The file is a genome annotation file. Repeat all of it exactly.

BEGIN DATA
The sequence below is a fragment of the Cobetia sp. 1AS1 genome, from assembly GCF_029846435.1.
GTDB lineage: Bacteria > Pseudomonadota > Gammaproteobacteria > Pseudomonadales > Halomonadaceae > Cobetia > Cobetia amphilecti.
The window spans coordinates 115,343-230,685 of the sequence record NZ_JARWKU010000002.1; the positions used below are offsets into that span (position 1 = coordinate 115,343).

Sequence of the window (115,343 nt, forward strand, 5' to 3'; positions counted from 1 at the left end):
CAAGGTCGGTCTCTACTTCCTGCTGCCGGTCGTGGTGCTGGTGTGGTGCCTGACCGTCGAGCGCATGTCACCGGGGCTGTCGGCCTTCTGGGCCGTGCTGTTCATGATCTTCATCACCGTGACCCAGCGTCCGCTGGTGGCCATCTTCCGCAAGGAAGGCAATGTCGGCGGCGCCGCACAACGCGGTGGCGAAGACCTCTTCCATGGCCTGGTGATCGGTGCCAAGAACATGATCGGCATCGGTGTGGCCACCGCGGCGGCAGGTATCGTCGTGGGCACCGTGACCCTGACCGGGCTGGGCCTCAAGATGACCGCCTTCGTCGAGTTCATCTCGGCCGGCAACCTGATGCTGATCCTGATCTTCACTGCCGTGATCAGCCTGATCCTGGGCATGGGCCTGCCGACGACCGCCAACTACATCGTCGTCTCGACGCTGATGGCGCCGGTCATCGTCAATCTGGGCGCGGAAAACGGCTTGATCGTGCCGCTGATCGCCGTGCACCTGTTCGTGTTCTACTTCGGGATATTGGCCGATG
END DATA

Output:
The sequence below is a fragment of the Cobetia sp. 1AS1 genome, from assembly GCF_029846435.1.
GTDB lineage: Bacteria > Pseudomonadota > Gammaproteobacteria > Pseudomonadales > Halomonadaceae > Cobetia > Cobetia amphilecti.
The window spans coordinates 115,343-230,685 of the sequence record NZ_JARWKU010000002.1; the positions used below are offsets into that span (position 1 = coordinate 115,343).

Sequence of the window (115,343 nt, forward strand, 5' to 3'; positions counted from 1 at the left end):
CAAGGTCGGTCTCTACTTCCTGCTGCCGGTCGTGGTGCTGGTGTGGTGCCTGACCGTCGAGCGCATGTCACCGGGGCTGTCGGCCTTCTGGGCCGTGCTGTTCATGATCTTCATCACCGTGACCCAGCGTCCGCTGGTGGCCATCTTCCGCAAGGAAGGCAATGTCGGCGGCGCCGCACAACGCGGTGGCGAAGACCTCTTCCATGGCCTGGTGATCGGTGCCAAGAACATGATCGGCATCGGTGTGGCCACCGCGGCGGCAGGTATCGTCGTGGGCACCGTGACCCTGACCGGGCTGGGCCTCAAGATGACCGCCTTCGTCGAGTTCATCTCGGCCGGCAACCTGATGCTGATCCTGATCTTCACTGCCGTGATCAGCCTGATCCTGGGCATGGGCCTGCCGACGACCGCCAACTACATCGTCGTCTCGACGCTGATGGCGCCGGTCATCGTCAATCTGGGCGCGGAAAACGGCTTGATCGTGCCGCTGATCGCCGTGCACCTGTTCGTGTTCTACTTCGGGATATTGGCCGATG